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Prescription Opioid Abuse Legislation, CARA, Gaining Ground

Prescription drug abuse legislation - stop abuse

 

Prescription Drug Abuse Is a Growing Problem

Prescription drugs are the third most commonly abused class of drugs in the United States. Although most people only take prescription drugs that are prescribed to them, an estimated 52 million Americans admit to taking drugs that were not prescribed to them at some point in their lives.

The ease of access is a key factor in the growing popularity of prescription drug abuse, with over half of the abusing population illicitly obtaining drugs from friends or relatives.

Of all the prescription medications that are abused for their psychological side effects, opioid painkillers are the most popular. They are also the most likely to cause serious harm.

Other commonly used drugs include stimulants, which are commonly used as study aids, and tranquilizers, which are often mixed with alcohol or used to mitigate the effects of other drugs.

What Is The Comprehensive Addiction And Recovery Act (CARA)?

The Comprehensive Addiction and Recovery Act (CARA) outlines legislation designed to tackle prescription opioid abuse in the United States. The act was first introduced to both the Senate and the House of Representatives in September 2014, and has gained support from a variety of high profile organizations, including the American Society of Addiction Medicine, Young People In Recovery, and Faces & Voices of Recovery. In March 2016, the bill passed in the US Senate with a vote of 94-1 with bipartisan support. The bill is now awaiting action from the US House of Representatives. If the CARA bill passes the House, it will allocate about $80 million to fund opioid and heroin prevention, treatment, and recovery programs.

Prevention And Education

CARA outlines several objectives designed to educate both medical practitioners and members of the community and prevent the rise of prescription drug addiction and abuse.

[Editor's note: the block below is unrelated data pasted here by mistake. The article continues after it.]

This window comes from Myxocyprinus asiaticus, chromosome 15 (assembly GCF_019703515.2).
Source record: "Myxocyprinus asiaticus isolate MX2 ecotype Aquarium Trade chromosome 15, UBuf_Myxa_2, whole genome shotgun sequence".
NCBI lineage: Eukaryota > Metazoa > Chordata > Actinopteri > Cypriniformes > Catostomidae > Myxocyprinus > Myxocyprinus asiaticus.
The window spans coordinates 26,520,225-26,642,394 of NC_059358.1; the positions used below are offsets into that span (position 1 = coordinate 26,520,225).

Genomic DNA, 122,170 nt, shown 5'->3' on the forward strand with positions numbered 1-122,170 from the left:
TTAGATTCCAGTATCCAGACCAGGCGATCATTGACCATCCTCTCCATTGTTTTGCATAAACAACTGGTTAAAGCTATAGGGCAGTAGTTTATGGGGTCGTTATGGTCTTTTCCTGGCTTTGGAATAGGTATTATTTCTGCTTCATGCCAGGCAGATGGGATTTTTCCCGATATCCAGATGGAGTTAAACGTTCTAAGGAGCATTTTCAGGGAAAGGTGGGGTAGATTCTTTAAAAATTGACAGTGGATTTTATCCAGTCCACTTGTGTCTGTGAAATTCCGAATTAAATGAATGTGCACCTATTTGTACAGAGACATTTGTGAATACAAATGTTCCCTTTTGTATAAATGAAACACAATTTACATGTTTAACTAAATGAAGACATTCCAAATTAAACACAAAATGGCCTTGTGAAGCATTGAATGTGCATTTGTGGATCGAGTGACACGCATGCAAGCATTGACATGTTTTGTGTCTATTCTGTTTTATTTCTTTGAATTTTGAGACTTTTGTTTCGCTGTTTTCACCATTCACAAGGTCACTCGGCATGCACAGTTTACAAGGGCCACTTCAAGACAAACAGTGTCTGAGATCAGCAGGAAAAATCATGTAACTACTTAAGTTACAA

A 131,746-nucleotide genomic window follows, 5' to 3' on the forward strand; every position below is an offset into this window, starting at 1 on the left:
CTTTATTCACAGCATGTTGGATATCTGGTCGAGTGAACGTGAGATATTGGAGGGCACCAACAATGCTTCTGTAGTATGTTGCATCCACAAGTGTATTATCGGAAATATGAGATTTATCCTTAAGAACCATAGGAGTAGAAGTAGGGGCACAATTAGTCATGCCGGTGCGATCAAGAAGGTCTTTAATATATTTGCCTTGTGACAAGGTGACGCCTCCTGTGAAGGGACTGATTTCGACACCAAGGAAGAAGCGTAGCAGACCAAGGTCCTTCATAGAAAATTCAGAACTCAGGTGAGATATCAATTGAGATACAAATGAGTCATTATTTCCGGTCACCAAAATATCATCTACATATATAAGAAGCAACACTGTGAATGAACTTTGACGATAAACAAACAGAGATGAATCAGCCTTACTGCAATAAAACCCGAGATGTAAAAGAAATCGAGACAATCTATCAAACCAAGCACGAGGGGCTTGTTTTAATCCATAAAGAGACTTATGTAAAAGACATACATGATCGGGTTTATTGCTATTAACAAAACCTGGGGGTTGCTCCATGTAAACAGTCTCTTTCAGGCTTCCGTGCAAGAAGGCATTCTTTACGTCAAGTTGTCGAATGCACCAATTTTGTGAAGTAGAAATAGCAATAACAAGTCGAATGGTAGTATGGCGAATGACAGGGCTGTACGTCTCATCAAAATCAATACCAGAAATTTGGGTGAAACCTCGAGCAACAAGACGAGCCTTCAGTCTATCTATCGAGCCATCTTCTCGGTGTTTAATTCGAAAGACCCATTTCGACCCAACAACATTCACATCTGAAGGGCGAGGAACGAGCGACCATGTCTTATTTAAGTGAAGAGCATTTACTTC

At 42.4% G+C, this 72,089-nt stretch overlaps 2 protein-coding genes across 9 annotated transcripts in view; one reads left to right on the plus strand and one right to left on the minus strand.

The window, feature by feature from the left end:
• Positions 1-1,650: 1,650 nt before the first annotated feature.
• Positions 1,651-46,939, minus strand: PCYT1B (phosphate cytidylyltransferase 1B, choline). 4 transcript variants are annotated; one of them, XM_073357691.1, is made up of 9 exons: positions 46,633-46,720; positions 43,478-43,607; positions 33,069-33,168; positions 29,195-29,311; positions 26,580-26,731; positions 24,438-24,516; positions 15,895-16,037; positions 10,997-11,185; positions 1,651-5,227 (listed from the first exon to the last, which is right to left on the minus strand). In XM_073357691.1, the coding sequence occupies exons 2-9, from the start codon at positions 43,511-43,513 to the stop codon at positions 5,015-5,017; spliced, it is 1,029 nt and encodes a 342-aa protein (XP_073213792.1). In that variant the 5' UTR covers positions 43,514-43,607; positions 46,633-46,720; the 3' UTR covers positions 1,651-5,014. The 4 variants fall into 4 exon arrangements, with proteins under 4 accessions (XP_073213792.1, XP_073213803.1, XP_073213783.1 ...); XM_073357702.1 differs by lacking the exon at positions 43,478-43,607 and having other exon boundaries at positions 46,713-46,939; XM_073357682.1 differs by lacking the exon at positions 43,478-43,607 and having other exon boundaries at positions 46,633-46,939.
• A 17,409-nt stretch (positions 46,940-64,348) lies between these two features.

Development of Best Prescribing Practices

The Act proposes the establishment of an inter-agency task force aimed at developing best practices for pain medication prescribing and pain management.

National Education Campaign

Grants would be provided to state and local government organizations and nonprofit organizations to expand their efforts to educate people about opioid abuse and addiction. These efforts would be aimed particularly at teens and adult populations.

Community-Based Coalition Enhancement Grants to Address Local Drug Crises

In order to support areas of the country in which levels of drug abuse are highest, CARA would allow for the provision of Enhancement Grants to provide support and implement community-wide addiction prevention strategies.

Law Enforcement And Treatment

It is a federal offense in America to buy, sell, import, or possess prescription drugs without the proper authority. People convicted of these offenses typically face lengthy prison sentences.

Unfortunately, the ease of access to prescription medications and the nationwide shortage of addiction treatment options has created an environment where prescription opioid abusers are not getting help. This leads to a large amount of people facing serious consequences for crimes relating to prescription drug abuse and addiction.

Treatment Alternative to Incarceration Programs

Grants would be provided to states and local government, nonprofits, and Native American tribes, through CARA, to provide and expand treatment alternatives that can replace incarceration. This expanded treatment offering will give individuals who are facing drug related charges and who meet certain criteria, the ability to enter treatment for their addiction instead of being sent to jail or prison.

Law Enforcement Naloxone Training and Implementation Pilot

Naloxone is a medication that can reverse the effects of opioid overdose even while the opiate is in full-swing. By reversing the effects of opioids, Naloxone dramatically reduces the chance of death or permanent injury.

CARA would enable the funding of grants to state, local, and tribal law enforcement agencies to be trained in the use of Naloxone.

Prescription Take-Back Expansion

In order to reduce the availability of unused prescription drugs, the act would support the provision of grants to state, local, and tribal enforcement units to develop disposal sites for unused prescription drugs. It would also provide funding to train these units on how to properly dispose of these unused medications.

Treatment And Recovery

Research into drug addiction has led to many advances in addiction treatment, but often a lack of funding and treatment availability means that those in need are unable to get help. This can have devastating effects on individuals and communities, and can lead to a wide range of social and economic problems.

Making treatment more available to those in need, and providing recovery support to those that are trying to overcome addictions to heroin and other opioids, are the key goals of CARA.

Evidence-Based Opioid and Heroin Treatment and Interventions Demonstration